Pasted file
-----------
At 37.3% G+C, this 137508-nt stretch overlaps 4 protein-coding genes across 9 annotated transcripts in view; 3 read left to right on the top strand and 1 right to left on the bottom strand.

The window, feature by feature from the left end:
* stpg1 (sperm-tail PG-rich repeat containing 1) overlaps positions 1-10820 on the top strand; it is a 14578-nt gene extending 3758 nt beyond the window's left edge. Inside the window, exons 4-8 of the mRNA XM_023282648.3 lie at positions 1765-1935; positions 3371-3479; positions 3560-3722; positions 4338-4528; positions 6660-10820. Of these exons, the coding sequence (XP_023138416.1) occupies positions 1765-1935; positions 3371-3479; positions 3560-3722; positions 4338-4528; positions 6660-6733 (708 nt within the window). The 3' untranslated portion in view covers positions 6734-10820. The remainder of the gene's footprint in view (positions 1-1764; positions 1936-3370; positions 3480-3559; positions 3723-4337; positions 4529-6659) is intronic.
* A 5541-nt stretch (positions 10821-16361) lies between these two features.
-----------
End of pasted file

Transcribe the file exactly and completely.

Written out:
At 37.3% G+C, this 137508-nt stretch overlaps 4 protein-coding genes across 9 annotated transcripts in view; 3 read left to right on the top strand and 1 right to left on the bottom strand.

The window, feature by feature from the left end:
* stpg1 (sperm-tail PG-rich repeat containing 1) overlaps positions 1-10820 on the top strand; it is a 14578-nt gene extending 3758 nt beyond the window's left edge. Inside the window, exons 4-8 of the mRNA XM_023282648.3 lie at positions 1765-1935; positions 3371-3479; positions 3560-3722; positions 4338-4528; positions 6660-10820. Of these exons, the coding sequence (XP_023138416.1) occupies positions 1765-1935; positions 3371-3479; positions 3560-3722; positions 4338-4528; positions 6660-6733 (708 nt within the window). The 3' untranslated portion in view covers positions 6734-10820. The remainder of the gene's footprint in view (positions 1-1764; positions 1936-3370; positions 3480-3559; positions 3723-4337; positions 4529-6659) is intronic.
* A 5541-nt stretch (positions 10821-16361) lies between these two features.